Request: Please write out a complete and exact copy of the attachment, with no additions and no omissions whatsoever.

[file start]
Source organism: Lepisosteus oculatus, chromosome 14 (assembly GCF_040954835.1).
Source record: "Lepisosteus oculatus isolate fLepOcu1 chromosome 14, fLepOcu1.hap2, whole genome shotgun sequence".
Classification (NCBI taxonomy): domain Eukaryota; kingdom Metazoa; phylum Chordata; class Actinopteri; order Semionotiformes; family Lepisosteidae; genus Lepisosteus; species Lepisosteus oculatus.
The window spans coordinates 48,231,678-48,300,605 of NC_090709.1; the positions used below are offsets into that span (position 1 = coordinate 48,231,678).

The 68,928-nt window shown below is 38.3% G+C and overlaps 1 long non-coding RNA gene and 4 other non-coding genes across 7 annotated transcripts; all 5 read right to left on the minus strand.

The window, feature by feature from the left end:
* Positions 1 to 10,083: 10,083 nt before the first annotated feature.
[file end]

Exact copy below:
Source organism: Lepisosteus oculatus, chromosome 14 (assembly GCF_040954835.1).
Source record: "Lepisosteus oculatus isolate fLepOcu1 chromosome 14, fLepOcu1.hap2, whole genome shotgun sequence".
Classification (NCBI taxonomy): domain Eukaryota; kingdom Metazoa; phylum Chordata; class Actinopteri; order Semionotiformes; family Lepisosteidae; genus Lepisosteus; species Lepisosteus oculatus.
The window spans coordinates 48,231,678-48,300,605 of NC_090709.1; the positions used below are offsets into that span (position 1 = coordinate 48,231,678).

The 68,928-nt window shown below is 38.3% G+C and overlaps 1 long non-coding RNA gene and 4 other non-coding genes across 7 annotated transcripts; all 5 read right to left on the minus strand.

The window, feature by feature from the left end:
* Positions 1 to 10,083: 10,083 nt before the first annotated feature.